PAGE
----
When Jacob’s sons wish to obtain vengeance for the dishonouring of their sister they insist that the men who had done it be circumcised, and then wait until the ‘third day’ before they take their vengeance. It is difficult to believe that everything always happens on the third day literally, unless of course this was looked on as somehow a necessary period to wait before acting, so this could well mean ‘until sufficient time’.

The Death of Isaac

In 35.28 Isaac dies at one hundred and eighty. It must have been a comfort to patriarchs to know that they could only die every fifth year.

A Summary

This rather laborious journey through Genesis appears to me to be very revealing. The numbers ‘three’ and ‘seven’ recur constantly, in all kinds of ways. In some cases they are literal, almost certainly bcause their significance has affected the choice, (three year old beasts for sacrifice, the three ‘men’ to test out Sodom, the seven days (implied) before circumcision, the seven ewe lambs to secure the well, the seven years of service for a wife), in others there is a good case for arguing they are not exact but descriptive of an idea (the three measures of wheat, the three days and seven days journeys, action on ‘the third day’, bowing to a brother seven times).

A similar thing may be said about ‘ten’. The tithe of the tenth by Jacob is surely chosen in its relation to ten, the ‘ten’ years of waiting by Sarah is surely a round number and probably symbolic, the ten camels selected out and the ten shekel weight of the bracelets for the bride may be exact as a normal bridal price, or may just be indicative of sufficiency, either way they are not random and indicate the latter, and the fact that Jacob’s wages are changed ‘ten times’ is almost certainly a stereotyped phrase.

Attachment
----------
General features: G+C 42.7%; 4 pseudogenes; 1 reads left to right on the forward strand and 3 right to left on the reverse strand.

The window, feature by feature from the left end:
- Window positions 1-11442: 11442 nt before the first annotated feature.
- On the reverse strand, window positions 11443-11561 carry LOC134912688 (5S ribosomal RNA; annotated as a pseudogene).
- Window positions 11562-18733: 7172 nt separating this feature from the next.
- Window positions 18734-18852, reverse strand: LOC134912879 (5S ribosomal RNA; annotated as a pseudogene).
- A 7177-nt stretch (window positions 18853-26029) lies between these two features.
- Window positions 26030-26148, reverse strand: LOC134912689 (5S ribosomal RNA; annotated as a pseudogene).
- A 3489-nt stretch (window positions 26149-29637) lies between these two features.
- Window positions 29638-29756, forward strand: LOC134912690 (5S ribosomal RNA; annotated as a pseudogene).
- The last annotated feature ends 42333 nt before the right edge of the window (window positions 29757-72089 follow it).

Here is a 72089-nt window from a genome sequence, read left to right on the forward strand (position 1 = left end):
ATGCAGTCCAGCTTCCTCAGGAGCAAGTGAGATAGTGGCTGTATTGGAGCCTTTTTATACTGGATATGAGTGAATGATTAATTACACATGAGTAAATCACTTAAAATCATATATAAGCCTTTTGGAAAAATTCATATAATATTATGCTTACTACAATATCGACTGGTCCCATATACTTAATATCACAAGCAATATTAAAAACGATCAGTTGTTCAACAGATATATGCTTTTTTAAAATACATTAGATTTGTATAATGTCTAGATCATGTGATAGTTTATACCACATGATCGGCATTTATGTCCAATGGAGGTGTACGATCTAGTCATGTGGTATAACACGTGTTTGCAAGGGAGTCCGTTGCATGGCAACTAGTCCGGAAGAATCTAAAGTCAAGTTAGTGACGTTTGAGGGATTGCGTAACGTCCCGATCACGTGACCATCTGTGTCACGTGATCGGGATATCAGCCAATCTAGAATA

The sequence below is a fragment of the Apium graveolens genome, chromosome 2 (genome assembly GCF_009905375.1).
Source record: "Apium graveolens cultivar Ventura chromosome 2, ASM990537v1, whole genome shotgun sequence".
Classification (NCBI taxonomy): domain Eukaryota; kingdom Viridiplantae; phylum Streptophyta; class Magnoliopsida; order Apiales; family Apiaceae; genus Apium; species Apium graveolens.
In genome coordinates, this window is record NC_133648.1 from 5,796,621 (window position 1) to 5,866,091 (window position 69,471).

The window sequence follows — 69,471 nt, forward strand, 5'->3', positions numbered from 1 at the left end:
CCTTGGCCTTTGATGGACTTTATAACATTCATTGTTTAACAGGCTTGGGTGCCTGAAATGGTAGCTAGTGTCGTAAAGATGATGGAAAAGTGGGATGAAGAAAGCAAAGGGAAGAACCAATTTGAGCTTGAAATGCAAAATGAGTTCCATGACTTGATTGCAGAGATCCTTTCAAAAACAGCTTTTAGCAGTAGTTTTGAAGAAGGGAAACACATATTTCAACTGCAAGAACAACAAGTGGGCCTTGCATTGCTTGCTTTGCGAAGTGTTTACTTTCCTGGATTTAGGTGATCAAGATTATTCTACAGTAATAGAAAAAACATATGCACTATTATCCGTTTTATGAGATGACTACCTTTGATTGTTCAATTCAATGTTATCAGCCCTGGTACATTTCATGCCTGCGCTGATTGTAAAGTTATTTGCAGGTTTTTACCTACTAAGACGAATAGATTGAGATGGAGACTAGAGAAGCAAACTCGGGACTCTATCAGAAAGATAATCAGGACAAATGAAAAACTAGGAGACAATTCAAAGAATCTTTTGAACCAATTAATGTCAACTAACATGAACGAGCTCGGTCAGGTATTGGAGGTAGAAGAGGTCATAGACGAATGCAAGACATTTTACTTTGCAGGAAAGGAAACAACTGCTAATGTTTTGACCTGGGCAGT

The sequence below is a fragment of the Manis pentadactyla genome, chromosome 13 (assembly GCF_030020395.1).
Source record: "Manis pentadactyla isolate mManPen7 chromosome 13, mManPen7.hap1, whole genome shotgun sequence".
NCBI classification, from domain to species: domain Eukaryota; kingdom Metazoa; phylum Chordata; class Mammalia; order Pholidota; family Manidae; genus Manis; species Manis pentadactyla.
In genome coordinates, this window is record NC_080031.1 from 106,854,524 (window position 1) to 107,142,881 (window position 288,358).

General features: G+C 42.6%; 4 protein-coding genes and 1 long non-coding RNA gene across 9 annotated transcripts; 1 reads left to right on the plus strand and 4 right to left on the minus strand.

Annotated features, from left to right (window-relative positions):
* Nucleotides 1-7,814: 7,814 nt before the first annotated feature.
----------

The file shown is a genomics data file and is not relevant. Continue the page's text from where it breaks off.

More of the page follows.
We can compare with these the use of ‘four hundred years’, certainly a round number and possibly meaning ‘four generations’ or ‘a long time’ and symbolic of trial, ‘a thousand pieces of silver’ (the word originally meant a family or clan, and it may have been some time before it came to mean a thousand) which probably means a large amount, and the ‘twenty’ years of service by Jacob which means ‘a long time’ and had to be over fourteen years.

The 318 men of Abraham and the four hundred shekels for the land may well be exact and calculated by a ‘steward’, and the same may be true of Jacob’s present to his brother.

It should be noted that the numbers four, six, eight and nine are relatively ignored. Four is used of the rivers outside Eden, possibly denoting ‘the whole world’, and of the four ‘foreign’ kings of Genesis 14, both might therefore be symbolic, eight is only mentioned as the day following a seven, and six is used of the actual number of Leahs’s children, and necessarily in calculating the difference between fourteen and the round number twenty. Otherwise none of them occur. This is surely significant.